Similarly, Waukesha STEM Academy, a public K–8 charter school in Waukesha, Wis., leverages blended learning to give students more time to master concepts than would be possible in a traditional setting. Using a Flex model, students move independently between teacher-led instruction, online coursework, and STEM driven project-based learning. In describing his blended approach for using STEM projects to apply learning and reduce the need for homework, Principal James Murray said:

In a traditional classroom, teachers may teach 80 percent of time and students get only 20 percent of time to truly apply their learning. The disposition and approach that we have taken at the Waukesha STEM Academy is the exact opposite. Teachers here may teach 20 percent of the time or deliver content via direct instruction and then students have at least 80 percent of their day to apply their knowledge in context. We are aware that many students may not have the resources or support at home to successfully complete their “homework,” so we have transitioned away from this system of arbitrarily assigning worksheets and other redundant homework. We want students to come to school and apply knowledge to form skill-sets.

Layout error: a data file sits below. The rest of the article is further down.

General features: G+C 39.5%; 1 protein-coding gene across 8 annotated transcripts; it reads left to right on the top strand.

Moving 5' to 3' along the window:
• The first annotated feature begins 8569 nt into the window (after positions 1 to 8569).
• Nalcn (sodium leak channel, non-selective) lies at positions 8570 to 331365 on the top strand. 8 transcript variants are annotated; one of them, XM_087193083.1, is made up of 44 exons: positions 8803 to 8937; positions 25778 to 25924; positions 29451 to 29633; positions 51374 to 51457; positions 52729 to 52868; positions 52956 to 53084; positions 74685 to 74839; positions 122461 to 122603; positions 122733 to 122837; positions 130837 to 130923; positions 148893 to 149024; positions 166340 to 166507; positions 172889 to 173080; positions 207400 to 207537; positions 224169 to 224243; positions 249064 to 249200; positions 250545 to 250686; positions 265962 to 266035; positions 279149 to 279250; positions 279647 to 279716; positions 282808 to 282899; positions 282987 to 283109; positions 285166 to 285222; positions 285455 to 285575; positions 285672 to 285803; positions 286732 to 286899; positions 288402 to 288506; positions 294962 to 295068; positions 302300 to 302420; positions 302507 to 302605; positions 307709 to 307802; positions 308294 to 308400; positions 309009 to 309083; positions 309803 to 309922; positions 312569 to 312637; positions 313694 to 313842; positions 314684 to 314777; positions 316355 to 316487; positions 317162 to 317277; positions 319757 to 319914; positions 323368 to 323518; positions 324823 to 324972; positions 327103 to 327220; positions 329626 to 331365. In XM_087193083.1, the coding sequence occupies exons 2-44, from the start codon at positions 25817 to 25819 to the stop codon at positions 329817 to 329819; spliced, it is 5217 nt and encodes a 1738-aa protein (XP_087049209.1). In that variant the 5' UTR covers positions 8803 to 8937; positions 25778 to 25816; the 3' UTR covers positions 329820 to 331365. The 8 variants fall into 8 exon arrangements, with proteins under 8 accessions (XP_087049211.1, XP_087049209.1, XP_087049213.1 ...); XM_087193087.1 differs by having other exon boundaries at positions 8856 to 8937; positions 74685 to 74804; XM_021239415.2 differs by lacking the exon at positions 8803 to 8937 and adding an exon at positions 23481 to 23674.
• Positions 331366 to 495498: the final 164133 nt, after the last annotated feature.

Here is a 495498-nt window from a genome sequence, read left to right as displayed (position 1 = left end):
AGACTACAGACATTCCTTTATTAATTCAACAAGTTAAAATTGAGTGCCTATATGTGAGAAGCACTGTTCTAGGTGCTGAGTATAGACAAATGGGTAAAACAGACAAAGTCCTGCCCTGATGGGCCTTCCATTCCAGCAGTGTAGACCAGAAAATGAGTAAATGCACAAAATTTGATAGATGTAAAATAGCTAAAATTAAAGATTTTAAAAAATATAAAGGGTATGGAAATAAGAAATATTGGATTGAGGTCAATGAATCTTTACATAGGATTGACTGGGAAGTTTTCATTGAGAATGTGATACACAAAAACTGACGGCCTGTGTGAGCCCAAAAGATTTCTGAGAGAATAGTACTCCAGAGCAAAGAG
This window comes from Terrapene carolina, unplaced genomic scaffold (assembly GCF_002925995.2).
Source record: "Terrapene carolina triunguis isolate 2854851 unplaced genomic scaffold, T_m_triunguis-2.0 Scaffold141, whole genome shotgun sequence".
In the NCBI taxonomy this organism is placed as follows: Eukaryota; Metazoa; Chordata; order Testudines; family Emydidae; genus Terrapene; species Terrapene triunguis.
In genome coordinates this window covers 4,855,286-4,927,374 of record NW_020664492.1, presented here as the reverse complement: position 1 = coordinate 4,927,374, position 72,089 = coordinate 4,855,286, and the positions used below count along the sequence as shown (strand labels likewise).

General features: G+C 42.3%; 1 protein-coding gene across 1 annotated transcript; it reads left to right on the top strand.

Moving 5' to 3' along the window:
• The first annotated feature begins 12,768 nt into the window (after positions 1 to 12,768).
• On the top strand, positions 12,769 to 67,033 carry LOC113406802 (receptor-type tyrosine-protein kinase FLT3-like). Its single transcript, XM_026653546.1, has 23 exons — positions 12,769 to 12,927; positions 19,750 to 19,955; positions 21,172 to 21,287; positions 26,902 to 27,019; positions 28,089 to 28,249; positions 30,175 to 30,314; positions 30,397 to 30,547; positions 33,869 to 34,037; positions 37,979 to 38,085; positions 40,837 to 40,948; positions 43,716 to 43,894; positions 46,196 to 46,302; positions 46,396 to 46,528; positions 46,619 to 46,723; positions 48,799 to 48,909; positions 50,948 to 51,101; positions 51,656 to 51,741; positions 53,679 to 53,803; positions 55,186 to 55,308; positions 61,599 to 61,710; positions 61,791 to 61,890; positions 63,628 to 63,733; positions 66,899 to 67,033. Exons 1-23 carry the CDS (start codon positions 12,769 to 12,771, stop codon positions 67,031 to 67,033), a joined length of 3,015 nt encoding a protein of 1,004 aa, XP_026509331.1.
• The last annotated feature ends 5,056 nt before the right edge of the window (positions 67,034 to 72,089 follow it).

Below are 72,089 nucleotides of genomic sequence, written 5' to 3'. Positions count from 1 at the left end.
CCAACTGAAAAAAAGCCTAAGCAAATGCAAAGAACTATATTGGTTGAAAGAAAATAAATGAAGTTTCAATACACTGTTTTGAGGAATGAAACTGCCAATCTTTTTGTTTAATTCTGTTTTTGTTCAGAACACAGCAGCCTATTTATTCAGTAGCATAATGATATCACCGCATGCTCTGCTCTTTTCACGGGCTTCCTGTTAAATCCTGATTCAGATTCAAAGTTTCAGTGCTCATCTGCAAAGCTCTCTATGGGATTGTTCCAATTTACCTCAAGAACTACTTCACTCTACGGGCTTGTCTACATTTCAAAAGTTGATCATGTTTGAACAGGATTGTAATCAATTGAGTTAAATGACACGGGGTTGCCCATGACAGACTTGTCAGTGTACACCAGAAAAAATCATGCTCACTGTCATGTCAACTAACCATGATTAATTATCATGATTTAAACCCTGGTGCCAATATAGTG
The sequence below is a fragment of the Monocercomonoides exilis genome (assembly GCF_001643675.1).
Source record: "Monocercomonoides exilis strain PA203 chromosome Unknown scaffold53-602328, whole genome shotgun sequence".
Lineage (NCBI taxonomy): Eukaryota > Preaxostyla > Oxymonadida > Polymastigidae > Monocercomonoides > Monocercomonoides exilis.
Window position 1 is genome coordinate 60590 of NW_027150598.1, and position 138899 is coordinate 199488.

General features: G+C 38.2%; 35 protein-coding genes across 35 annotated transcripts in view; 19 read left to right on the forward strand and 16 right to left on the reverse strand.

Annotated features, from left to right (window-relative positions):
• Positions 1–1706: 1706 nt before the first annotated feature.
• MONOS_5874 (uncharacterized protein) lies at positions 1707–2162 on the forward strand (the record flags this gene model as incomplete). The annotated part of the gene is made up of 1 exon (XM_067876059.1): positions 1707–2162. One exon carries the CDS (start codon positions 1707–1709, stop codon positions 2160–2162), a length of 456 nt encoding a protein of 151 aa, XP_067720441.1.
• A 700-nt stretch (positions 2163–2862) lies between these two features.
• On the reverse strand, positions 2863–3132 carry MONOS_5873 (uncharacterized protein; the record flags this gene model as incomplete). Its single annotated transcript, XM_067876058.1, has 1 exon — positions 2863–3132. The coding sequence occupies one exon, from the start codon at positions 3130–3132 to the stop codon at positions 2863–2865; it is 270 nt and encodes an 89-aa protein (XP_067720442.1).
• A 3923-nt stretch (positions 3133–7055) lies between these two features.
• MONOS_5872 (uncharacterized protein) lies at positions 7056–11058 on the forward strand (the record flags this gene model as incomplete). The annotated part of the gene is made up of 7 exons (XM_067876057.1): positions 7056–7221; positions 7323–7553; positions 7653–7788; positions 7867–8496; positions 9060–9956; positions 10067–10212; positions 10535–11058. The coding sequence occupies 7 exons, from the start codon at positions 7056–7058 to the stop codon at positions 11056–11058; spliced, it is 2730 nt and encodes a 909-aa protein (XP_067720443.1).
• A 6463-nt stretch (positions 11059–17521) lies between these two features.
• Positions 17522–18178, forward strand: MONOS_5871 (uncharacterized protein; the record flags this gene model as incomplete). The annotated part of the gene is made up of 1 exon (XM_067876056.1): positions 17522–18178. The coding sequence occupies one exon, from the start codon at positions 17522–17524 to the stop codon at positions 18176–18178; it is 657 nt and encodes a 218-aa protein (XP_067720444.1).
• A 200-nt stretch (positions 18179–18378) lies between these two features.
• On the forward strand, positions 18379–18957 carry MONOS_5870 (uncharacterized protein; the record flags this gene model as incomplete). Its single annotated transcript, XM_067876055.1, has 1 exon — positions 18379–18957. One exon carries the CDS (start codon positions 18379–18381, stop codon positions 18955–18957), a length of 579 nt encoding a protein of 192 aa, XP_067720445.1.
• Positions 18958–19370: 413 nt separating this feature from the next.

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Using project-based learning to help students apply their learning is not unique—there are many schools that emphasize project-based learning to enhance a child’s education. But Waukesha STEM Academy’s strategic use of a Flex model, along with project-based learning, reduces the need for students to “apply” learning at home with traditional homework assignments because students spend the majority of their time at school mastering and applying concepts.

As educators continue to leverage blended learning to personalize education for each student, whether or not homework gets obviated altogether may be irrelevant. But for now, it seems, the effects that blended learning has on classroom time are causing educators to rethink the role of homework in ensuring that students are learning and progressing every single day.